Comments

  1. EYEROLL says

    Give it a rest Styler. They played a 2 minute joke on a teacher on April Fool’s Day and somehow you think student loans are being wasted? You are clearly the fool. For one thing: student loans is NOT in capitals. Obviously student loans were wasted on you.

  2. JonnyNYNY2FLFL says

    Not a fan of April Fool’s pranks, but that was perfect. The girl was clever & the professor was cool.

    However, I wonder if it gave him pause to reconsider his policy of putting personal calls on speakerphone? I can think of several scenarios where involuntary public disclosure of private communications could lead to legal consequences.

  3. mdnc says

    That is a college moment that all of them will remember forever. Sometimes it’s more than book learning, it’s about experiences – good, bad, mundane, sad and funny. THAT is what college is about.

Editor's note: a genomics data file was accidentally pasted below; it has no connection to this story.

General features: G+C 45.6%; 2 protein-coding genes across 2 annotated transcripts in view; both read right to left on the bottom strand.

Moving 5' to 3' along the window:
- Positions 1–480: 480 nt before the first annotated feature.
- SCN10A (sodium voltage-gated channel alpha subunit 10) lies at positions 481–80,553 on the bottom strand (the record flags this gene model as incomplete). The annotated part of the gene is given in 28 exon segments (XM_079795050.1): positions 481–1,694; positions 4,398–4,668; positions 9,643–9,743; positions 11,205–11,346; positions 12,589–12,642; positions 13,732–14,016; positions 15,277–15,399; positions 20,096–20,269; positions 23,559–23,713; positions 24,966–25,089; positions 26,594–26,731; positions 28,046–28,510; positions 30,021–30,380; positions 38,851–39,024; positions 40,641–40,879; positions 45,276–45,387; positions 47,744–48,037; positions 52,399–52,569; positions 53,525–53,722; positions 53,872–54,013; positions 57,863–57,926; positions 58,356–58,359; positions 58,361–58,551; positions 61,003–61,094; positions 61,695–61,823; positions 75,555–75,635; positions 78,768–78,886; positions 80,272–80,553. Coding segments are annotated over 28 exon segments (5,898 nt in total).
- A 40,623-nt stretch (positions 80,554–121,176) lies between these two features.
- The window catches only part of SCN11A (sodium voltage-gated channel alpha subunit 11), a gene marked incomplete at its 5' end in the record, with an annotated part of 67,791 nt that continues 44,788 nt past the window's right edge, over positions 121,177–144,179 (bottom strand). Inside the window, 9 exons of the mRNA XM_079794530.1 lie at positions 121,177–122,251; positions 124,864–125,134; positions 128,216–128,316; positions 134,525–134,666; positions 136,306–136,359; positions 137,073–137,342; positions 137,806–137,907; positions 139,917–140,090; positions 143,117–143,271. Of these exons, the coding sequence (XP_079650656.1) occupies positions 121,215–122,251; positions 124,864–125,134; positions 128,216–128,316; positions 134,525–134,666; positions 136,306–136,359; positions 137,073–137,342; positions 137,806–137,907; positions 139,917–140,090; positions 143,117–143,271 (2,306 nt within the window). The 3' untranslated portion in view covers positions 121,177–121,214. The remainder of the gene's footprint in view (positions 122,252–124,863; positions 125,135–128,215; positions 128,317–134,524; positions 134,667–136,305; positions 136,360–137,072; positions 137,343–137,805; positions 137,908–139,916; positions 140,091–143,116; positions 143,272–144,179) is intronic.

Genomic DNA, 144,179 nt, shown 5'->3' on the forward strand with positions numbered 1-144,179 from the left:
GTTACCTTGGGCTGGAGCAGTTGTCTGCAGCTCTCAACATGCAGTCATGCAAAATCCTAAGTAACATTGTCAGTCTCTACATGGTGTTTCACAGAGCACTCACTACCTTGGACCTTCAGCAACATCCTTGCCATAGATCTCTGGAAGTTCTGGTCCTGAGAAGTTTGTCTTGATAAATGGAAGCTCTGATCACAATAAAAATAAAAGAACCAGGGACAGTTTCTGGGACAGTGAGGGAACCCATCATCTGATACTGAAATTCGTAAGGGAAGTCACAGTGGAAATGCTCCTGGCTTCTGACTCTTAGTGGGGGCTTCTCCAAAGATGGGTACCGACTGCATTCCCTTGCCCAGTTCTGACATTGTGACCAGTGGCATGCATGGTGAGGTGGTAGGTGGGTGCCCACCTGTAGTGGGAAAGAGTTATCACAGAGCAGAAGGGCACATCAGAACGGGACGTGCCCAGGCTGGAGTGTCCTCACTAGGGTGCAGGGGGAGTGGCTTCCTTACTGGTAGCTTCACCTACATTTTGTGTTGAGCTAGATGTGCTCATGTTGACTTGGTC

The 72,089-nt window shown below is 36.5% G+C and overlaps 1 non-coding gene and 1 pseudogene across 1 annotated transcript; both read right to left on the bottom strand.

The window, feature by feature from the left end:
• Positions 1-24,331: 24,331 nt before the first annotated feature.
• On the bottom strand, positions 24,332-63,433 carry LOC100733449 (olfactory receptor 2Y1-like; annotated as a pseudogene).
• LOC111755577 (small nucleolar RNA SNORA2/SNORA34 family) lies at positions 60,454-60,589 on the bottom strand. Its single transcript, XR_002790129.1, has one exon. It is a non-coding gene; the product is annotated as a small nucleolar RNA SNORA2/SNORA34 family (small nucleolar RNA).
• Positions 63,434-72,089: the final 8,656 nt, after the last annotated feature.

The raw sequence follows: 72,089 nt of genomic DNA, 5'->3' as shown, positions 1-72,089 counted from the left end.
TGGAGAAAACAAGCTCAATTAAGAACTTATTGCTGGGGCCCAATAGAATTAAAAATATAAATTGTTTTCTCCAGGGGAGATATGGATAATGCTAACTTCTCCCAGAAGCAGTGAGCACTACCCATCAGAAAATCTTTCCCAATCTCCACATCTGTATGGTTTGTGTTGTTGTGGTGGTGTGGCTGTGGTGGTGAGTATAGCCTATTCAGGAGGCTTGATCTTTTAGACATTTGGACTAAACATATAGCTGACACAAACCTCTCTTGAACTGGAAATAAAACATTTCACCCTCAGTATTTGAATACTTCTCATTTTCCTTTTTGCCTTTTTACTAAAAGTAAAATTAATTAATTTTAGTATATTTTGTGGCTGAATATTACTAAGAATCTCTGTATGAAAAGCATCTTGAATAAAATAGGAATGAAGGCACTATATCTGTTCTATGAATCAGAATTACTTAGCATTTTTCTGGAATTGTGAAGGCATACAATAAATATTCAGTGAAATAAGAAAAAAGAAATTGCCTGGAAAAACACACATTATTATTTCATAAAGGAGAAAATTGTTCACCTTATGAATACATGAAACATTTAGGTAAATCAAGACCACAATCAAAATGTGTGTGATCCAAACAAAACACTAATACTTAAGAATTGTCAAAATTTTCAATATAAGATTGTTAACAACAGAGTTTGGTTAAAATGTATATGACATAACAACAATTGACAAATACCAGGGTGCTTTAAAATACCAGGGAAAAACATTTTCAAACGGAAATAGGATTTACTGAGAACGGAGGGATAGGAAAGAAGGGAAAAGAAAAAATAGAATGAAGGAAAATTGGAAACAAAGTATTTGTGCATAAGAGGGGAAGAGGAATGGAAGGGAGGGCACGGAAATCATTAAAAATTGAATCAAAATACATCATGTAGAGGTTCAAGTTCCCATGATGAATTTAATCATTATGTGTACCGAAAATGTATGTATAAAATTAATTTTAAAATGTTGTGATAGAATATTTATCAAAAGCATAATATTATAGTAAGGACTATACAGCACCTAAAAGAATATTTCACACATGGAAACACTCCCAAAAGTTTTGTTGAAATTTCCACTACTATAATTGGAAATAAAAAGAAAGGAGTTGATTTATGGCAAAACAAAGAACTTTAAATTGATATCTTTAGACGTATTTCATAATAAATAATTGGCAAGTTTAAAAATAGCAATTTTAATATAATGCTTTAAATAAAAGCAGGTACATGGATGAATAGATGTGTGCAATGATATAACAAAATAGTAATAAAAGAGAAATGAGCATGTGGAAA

4. Dastius Krazitauc says

    “However, I wonder if it gave him pause to reconsider his policy of putting personal calls on speakerphone? I can think of several scenarios where involuntary public disclosure of private communications could lead to legal consequences.”

    I think the point of the policy was to encourage students to turn off their phones during class. There is plenty of time outside of class to have those phone calls.

  5. Marc C says

    Learning comes best from being attentive. Humor and laughing would promote attentiveness. I found nothing at all funny written by either STYLER or STEVE. What does that say?

  6. says

    I think the teacher has a lot of tact, immediately offering a public apology for making the student take a potentially embarrassing call on speaker. His reaction to finding out it was a joke was also pure class — he didn’t retaliate even a tiny bit, but rather acknowledged that she got him and seemed to appreciate the creativity.

    Very well played. They love him all the more for being such a good sport.

  7. ThomT says

    I’ll bet you many students learn more in his class than most they take. He willingness to give and take shows a rapport with students that so many teachers no longer seem to have. I’d have loved a class like his.

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